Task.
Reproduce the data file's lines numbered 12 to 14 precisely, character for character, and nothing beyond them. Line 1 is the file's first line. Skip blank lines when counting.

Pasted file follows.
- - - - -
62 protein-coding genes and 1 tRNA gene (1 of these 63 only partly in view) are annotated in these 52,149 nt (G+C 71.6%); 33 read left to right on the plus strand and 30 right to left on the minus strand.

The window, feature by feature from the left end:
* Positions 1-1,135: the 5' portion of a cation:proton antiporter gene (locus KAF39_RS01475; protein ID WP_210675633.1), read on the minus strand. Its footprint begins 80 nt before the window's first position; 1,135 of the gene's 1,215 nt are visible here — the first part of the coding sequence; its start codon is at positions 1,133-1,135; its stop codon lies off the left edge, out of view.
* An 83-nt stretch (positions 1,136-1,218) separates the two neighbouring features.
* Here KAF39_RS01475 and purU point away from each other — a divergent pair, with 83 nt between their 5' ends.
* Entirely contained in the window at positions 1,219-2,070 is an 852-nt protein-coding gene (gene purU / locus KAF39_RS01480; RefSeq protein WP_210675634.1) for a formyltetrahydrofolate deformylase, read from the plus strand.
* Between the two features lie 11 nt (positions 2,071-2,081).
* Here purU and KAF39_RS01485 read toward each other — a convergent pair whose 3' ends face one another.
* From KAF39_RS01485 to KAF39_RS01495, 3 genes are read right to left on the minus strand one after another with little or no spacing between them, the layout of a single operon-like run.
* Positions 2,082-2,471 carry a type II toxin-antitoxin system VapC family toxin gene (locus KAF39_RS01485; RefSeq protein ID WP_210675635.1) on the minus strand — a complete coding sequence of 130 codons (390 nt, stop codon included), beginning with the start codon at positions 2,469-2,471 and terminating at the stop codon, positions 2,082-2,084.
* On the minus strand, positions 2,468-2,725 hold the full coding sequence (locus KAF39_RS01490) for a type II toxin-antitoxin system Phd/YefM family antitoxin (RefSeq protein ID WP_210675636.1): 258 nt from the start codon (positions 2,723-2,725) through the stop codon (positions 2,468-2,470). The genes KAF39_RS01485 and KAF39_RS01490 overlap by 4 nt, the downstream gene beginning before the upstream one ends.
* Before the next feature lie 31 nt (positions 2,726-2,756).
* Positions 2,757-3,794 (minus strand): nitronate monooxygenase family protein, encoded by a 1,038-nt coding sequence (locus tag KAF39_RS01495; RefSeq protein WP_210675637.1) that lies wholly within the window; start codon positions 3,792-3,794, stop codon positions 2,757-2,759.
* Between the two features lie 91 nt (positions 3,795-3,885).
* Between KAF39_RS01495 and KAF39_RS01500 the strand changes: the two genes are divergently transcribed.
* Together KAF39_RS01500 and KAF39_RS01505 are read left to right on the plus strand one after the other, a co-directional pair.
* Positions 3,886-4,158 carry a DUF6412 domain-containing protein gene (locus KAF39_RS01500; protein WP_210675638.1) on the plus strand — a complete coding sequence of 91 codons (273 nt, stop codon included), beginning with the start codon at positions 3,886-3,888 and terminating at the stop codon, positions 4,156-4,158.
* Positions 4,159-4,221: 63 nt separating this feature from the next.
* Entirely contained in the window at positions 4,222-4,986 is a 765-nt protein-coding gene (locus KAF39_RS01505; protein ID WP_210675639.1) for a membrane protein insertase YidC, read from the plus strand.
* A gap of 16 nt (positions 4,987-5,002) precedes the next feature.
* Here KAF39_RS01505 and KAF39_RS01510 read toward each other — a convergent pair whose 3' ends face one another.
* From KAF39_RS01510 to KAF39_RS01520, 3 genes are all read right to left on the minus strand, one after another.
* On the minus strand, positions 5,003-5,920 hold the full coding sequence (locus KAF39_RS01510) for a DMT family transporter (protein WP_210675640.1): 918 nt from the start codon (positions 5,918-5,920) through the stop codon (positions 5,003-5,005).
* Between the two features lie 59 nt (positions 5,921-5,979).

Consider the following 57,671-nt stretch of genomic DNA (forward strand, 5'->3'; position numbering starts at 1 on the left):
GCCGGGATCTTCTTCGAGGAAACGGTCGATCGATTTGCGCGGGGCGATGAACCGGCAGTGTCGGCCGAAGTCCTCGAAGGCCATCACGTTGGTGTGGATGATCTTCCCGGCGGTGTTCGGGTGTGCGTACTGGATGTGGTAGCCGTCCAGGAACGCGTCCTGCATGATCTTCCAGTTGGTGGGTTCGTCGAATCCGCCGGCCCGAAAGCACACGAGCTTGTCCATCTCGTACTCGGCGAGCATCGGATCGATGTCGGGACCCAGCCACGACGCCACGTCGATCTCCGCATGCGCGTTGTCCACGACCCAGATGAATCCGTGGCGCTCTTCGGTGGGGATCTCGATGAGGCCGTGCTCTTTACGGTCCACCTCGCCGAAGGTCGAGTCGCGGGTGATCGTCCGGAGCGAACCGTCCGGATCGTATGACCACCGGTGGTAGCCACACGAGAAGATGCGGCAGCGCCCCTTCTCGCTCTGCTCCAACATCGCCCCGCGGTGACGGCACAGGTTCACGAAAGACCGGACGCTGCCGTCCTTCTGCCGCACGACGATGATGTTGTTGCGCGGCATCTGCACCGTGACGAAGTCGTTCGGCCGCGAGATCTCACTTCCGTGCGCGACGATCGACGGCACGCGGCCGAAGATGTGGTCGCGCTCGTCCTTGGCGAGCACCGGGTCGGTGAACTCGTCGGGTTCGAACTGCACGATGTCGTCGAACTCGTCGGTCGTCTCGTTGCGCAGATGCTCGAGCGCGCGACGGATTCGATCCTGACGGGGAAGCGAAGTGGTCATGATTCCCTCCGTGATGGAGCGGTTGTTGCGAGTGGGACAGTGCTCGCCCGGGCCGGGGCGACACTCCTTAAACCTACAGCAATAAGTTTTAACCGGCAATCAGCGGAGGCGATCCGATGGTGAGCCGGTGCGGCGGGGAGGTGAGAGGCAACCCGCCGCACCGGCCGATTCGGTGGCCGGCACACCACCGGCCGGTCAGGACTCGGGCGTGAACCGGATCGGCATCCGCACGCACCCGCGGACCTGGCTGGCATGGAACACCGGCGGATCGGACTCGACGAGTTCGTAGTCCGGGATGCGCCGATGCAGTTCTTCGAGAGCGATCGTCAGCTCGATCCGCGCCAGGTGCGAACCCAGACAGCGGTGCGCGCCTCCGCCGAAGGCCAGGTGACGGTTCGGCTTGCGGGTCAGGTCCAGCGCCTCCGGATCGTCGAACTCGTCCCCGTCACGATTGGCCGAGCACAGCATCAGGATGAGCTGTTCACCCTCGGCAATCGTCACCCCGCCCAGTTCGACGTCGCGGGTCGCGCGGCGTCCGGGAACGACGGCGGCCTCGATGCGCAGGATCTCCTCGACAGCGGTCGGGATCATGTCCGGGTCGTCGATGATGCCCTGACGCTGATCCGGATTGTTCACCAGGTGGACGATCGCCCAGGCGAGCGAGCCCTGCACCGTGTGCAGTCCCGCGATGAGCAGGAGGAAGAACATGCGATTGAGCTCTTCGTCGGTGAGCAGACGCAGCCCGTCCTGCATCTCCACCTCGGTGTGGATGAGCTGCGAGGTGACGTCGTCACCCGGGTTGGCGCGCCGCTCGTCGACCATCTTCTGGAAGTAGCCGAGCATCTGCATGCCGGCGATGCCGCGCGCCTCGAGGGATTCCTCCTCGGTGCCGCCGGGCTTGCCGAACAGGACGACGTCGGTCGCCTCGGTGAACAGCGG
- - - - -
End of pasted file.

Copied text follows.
* Before the next feature lie 31 nt (positions 2,726-2,756).
* Positions 2,757-3,794 (minus strand): nitronate monooxygenase family protein, encoded by a 1,038-nt coding sequence (locus tag KAF39_RS01495; RefSeq protein WP_210675637.1) that lies wholly within the window; start codon positions 3,792-3,794, stop codon positions 2,757-2,759.
* Between the two features lie 91 nt (positions 3,795-3,885).